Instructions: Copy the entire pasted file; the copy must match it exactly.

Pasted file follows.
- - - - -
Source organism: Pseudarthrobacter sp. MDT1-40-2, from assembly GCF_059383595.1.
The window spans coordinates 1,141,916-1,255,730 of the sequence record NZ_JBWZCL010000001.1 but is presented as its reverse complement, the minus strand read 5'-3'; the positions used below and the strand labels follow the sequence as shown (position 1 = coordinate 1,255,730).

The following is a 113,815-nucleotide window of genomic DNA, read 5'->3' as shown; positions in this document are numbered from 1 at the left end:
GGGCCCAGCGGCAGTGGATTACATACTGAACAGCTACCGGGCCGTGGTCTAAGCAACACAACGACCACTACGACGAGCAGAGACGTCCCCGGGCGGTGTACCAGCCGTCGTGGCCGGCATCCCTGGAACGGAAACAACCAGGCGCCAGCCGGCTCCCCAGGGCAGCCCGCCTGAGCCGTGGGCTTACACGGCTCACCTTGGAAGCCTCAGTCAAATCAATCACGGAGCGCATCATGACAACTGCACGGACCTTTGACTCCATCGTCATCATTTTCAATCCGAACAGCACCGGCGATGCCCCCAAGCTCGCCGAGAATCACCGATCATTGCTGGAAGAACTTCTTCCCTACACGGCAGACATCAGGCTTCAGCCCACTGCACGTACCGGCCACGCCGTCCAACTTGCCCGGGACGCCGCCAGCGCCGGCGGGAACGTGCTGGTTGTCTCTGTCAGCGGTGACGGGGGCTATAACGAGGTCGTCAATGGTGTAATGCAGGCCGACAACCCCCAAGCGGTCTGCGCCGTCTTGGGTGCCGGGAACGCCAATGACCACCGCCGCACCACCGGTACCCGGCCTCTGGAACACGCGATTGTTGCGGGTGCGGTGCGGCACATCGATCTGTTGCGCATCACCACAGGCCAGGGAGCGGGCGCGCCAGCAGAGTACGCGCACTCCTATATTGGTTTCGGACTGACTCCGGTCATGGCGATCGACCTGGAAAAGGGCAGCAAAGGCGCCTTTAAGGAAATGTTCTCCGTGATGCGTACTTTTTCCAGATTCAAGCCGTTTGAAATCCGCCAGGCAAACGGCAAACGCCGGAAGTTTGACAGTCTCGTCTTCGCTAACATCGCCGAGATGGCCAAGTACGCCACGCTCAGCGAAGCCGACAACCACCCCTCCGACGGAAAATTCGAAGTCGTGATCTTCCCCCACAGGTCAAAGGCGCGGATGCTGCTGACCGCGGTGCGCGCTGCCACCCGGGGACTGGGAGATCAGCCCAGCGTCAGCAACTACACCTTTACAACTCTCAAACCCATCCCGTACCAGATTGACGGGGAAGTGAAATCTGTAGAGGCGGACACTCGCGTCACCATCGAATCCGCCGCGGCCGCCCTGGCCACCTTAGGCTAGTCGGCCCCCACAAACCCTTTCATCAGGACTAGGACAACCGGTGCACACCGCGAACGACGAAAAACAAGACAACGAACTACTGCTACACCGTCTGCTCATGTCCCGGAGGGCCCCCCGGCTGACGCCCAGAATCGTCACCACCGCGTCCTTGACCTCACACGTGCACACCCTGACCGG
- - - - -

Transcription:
Source organism: Pseudarthrobacter sp. MDT1-40-2, from assembly GCF_059383595.1.
The window spans coordinates 1,141,916-1,255,730 of the sequence record NZ_JBWZCL010000001.1 but is presented as its reverse complement, the minus strand read 5'-3'; the positions used below and the strand labels follow the sequence as shown (position 1 = coordinate 1,255,730).

The following is a 113,815-nucleotide window of genomic DNA, read 5'->3' as shown; positions in this document are numbered from 1 at the left end:
GGGCCCAGCGGCAGTGGATTACATACTGAACAGCTACCGGGCCGTGGTCTAAGCAACACAACGACCACTACGACGAGCAGAGACGTCCCCGGGCGGTGTACCAGCCGTCGTGGCCGGCATCCCTGGAACGGAAACAACCAGGCGCCAGCCGGCTCCCCAGGGCAGCCCGCCTGAGCCGTGGGCTTACACGGCTCACCTTGGAAGCCTCAGTCAAATCAATCACGGAGCGCATCATGACAACTGCACGGACCTTTGACTCCATCGTCATCATTTTCAATCCGAACAGCACCGGCGATGCCCCCAAGCTCGCCGAGAATCACCGATCATTGCTGGAAGAACTTCTTCCCTACACGGCAGACATCAGGCTTCAGCCCACTGCACGTACCGGCCACGCCGTCCAACTTGCCCGGGACGCCGCCAGCGCCGGCGGGAACGTGCTGGTTGTCTCTGTCAGCGGTGACGGGGGCTATAACGAGGTCGTCAATGGTGTAATGCAGGCCGACAACCCCCAAGCGGTCTGCGCCGTCTTGGGTGCCGGGAACGCCAATGACCACCGCCGCACCACCGGTACCCGGCCTCTGGAACACGCGATTGTTGCGGGTGCGGTGCGGCACATCGATCTGTTGCGCATCACCACAGGCCAGGGAGCGGGCGCGCCAGCAGAGTACGCGCACTCCTATATTGGTTTCGGACTGACTCCGGTCATGGCGATCGACCTGGAAAAGGGCAGCAAAGGCGCCTTTAAGGAAATGTTCTCCGTGATGCGTACTTTTTCCAGATTCAAGCCGTTTGAAATCCGCCAGGCAAACGGCAAACGCCGGAAGTTTGACAGTCTCGTCTTCGCTAACATCGCCGAGATGGCCAAGTACGCCACGCTCAGCGAAGCCGACAACCACCCCTCCGACGGAAAATTCGAAGTCGTGATCTTCCCCCACAGGTCAAAGGCGCGGATGCTGCTGACCGCGGTGCGCGCTGCCACCCGGGGACTGGGAGATCAGCCCAGCGTCAGCAACTACACCTTTACAACTCTCAAACCCATCCCGTACCAGATTGACGGGGAAGTGAAATCTGTAGAGGCGGACACTCGCGTCACCATCGAATCCGCCGCGGCCGCCCTGGCCACCTTAGGCTAGTCGGCCCCCACAAACCCTTTCATCAGGACTAGGACAACCGGTGCACACCGCGAACGACGAAAAACAAGACAACGAACTACTGCTACACCGTCTGCTCATGTCCCGGAGGGCCCCCCGGCTGACGCCCAGAATCGTCACCACCGCGTCCTTGACCTCACACGTGCACACCCTGACCGG